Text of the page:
Aussies laugh in Poms’ faces in doco sneak peak

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Last year’s Ashes was a sporting challenge for Australia, but also a test of will and temperament in the face of the expected – and delivered – treatment of the Australian players, post-sandpapergate, from England’s notoriously ruthless supporters.

In the end, Australia simply laughed off the worst the English punters had to throw at them, as shown by new footage released on Tuesday.

A new trailer for Amazon’s upcoming documentary The Test shows how England fans targeted the team bus during the first Test at Edgbaston, which Australia won by 251 runs.

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An unfazed David Warner offers a royal wave back.Source:Supplied

With the Cape Town ball-tampering saga still fresh in the mind, England fans can be heard chanting “cheat, cheat, cheat” as the Australians left the Birmingham ground.

That chant was then followed by a more pointed one at Steve Smith, David Warner and Cameron Bancroft who had all made teary, televised apologies for their involvement in the scandal.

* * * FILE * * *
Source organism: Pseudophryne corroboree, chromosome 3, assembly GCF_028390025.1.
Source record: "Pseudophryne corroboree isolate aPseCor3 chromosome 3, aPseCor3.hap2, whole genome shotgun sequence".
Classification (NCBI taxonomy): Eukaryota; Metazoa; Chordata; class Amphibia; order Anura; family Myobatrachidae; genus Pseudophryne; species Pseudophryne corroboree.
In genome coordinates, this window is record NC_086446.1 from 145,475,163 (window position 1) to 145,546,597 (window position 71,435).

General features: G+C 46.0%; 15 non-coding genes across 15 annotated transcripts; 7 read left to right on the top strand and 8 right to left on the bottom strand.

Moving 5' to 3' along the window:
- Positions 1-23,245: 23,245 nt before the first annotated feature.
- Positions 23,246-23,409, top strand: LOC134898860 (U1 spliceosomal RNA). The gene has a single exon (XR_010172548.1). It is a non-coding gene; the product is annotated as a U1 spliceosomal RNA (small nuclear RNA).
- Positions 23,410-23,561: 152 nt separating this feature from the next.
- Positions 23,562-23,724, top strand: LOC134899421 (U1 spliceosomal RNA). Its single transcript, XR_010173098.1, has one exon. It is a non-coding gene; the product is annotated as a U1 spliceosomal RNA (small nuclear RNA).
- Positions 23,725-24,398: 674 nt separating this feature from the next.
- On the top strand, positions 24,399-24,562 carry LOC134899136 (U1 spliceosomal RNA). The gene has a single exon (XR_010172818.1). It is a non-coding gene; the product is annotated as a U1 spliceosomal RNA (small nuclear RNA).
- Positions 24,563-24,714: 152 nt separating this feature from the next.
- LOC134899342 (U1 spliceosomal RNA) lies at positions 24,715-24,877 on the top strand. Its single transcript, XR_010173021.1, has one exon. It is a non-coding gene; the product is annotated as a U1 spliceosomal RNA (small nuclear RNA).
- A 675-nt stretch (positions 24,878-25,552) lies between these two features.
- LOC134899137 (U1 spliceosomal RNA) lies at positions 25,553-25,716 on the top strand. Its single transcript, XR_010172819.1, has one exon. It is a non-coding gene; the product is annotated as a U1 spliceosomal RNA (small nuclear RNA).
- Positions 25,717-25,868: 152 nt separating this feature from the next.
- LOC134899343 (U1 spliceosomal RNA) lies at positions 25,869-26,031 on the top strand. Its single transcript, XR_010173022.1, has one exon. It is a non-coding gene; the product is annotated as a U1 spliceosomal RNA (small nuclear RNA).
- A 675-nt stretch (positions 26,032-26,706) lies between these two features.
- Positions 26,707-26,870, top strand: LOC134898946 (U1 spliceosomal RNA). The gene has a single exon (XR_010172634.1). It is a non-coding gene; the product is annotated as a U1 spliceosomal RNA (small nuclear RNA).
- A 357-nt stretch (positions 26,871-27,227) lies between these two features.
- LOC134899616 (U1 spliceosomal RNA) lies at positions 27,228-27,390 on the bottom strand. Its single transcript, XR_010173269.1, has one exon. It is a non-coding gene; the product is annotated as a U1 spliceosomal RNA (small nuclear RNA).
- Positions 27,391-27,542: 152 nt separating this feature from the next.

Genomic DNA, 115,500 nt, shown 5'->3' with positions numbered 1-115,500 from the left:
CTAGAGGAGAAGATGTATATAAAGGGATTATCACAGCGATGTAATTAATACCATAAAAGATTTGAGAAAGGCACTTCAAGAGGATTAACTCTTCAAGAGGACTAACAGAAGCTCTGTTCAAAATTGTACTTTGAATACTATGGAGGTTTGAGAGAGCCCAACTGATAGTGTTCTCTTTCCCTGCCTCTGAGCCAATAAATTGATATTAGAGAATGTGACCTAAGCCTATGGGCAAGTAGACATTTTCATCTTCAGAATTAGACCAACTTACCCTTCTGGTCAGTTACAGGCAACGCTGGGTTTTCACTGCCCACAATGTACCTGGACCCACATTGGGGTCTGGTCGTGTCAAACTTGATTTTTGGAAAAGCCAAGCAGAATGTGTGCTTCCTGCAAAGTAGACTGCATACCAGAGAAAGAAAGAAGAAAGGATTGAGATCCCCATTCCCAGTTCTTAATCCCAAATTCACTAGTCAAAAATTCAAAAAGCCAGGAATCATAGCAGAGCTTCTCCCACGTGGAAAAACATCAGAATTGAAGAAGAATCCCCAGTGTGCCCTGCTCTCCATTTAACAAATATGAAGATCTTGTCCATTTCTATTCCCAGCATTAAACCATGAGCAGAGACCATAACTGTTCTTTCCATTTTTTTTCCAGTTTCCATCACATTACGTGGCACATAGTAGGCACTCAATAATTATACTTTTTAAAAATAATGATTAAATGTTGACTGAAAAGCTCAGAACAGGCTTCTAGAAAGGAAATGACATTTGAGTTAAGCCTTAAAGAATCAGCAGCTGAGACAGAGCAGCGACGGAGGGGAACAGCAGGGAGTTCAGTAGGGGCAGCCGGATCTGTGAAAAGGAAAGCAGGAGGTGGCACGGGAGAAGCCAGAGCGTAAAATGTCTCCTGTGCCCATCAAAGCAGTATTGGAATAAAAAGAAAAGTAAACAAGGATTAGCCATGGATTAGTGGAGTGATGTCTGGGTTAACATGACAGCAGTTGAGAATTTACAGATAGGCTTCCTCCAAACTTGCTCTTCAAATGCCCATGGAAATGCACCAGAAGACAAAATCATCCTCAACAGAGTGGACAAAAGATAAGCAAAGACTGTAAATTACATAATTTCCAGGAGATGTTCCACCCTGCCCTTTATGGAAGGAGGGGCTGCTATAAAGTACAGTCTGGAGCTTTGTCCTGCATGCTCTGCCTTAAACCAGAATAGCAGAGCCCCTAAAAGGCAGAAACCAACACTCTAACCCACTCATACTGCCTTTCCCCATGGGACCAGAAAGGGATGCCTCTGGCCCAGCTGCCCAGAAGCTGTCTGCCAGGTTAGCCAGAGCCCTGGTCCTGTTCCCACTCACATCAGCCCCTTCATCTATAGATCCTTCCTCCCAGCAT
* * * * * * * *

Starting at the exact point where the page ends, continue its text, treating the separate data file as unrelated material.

“Crying on the telly, we saw you crying on the telly,” the group of rowdy fans chant.

But the trailer reveals how Australia’s tactic was to embrace the treatment and, at times, even play along with it.


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Players can be seen in the trailer clapping along to chants, while Warner even toots the bus horn and offers a royal wave.

“They’re all grown men,” laughs one player, before a laughing Smith adds: “I know, they’re such children!”

Australia embraced the “aggressive” reception.Source:Supplied

“There’s the booing but the worst thing was when we got on the bus at the end of each day’s play,” coach Justin Langer says. “Just the abuse.

“By the end of it, they decide to laugh in the face of it and that takes immense courage.”

Captain Tim Paine then speaks about the level of hostility Australia faced during the Birmingham series-opener and how his team chose to take it.

“Yeah, that’s just all part of trying to embrace it. We just sort of went with it,” Paine says.

“People were everywhere on the street. That’s just how Edgbaston was. It was a really aggressive place.”

Smith adds: “I think everyone handled it pretty well.

“And it seemed like that the whole way home, there was just people just hurling abuse at the bus.

“It was actually brilliant some of the things we were looking at off the bus. It was good to get some comedy like that on the bus.”

Originally published asAussies laugh in Poms’ faces in doco sneak peak

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